Organizational Assessment Blog Post
The organization I am interning with is called Security Europe. Security Europe publishes monthly publications on civil security developments in the EU and can also provide clients with specified “trackers” – newsletters on a specific topic i.e. cyber security. The main policy areas Security Europe deals with are security and defense in the European Union.
As an intern, I have had quite a range of tasks. The principle role I’ve had so far is attending events and taking notes. I’ve attended events at the European Parliament, the European Defense Agency, and a few speeches by politicians or security experts. In addition to attending events, I have had to read final reports written for the EU Directorate of General Enterprise and Industry and then summarize them into more concise stories that will be published online and in print. Recently, I helped to look at and reorganize Security Europe’s website and have also been asked to do research into how to use social media to promote the organization.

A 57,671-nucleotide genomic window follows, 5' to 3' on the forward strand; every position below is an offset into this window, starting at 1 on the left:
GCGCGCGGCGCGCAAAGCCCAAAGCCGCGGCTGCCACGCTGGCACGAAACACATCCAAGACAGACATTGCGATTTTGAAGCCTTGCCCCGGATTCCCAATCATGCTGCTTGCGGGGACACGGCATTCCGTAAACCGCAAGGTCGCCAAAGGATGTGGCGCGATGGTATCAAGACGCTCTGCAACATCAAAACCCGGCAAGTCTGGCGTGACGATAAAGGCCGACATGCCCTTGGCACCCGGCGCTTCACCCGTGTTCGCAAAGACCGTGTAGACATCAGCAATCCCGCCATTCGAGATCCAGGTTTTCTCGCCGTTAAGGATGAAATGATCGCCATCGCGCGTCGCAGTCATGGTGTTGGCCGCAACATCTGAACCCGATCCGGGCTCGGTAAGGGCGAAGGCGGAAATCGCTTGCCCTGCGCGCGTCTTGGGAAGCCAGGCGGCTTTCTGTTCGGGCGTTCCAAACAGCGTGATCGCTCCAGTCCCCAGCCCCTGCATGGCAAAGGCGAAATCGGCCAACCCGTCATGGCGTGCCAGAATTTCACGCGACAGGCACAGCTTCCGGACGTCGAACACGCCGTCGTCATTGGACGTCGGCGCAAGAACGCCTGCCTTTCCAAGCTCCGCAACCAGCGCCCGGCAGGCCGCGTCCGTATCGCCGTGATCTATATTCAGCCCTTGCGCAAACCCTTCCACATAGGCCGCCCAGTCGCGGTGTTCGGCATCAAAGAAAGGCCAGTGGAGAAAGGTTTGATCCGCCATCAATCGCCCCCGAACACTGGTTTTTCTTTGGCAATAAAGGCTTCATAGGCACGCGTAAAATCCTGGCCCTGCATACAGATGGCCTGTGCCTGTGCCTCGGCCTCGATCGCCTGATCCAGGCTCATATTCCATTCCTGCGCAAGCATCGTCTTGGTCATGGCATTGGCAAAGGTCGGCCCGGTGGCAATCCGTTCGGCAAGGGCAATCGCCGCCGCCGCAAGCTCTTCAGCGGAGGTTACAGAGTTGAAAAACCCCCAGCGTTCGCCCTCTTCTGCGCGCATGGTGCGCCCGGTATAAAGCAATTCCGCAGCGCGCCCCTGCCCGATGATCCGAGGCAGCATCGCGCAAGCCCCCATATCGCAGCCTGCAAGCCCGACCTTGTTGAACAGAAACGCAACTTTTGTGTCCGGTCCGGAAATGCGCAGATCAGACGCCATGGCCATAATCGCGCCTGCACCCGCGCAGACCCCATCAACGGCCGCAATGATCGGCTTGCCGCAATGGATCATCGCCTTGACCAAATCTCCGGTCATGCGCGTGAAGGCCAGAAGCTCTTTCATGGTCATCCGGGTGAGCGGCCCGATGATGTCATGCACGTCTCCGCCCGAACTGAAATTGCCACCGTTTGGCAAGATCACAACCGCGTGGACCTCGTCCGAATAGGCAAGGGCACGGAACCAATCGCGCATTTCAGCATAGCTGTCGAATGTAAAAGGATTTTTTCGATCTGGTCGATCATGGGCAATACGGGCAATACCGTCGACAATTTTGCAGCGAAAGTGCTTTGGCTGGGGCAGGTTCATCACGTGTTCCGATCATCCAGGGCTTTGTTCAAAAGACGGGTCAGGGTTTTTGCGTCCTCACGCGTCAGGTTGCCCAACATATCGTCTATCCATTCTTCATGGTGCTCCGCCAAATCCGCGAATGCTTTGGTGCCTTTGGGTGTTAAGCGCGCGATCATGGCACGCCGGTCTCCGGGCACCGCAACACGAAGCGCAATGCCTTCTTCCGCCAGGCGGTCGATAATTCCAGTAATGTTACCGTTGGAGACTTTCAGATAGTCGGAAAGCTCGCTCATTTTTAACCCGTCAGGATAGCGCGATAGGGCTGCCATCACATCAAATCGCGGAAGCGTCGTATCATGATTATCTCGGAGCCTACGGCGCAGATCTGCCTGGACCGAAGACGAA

From what I have seen, Security Europe does not have too many organizational constraints despite only essentially having two full-time employees, two part time workers, and two interns. But beyond best-case scenarios with a fleet of reporters and perfect technical operations, I’m not sure what could really be done in terms of the organization to make it function more efficiently. “Security” is a broad policy to analyze, but it seems to me that it is specialized enough to allow for the employees to go to most if not all relevant events and report on the proceedings. With the right connections, which my boss appears to have, there are not too many constraints when it comes to getting access to relevant information.
In terms of connecting to the larger landscape of European policy and politics, at the end of the day, Security Europe is essentially a newsletter that seeks to inform rather than dictate or overtly influence policy. However, I think there are 13,000 subscribers to the newsletter, so in that sense one might argue that Security Europe’s interpretation of ongoing events could have some ramifications in terms of informing people. That said, it’s hard to measure the influence of an organization like Security Europe but I do think (from what I have seen) that it has been effective in gaining followers and reporting on notable civil security developments.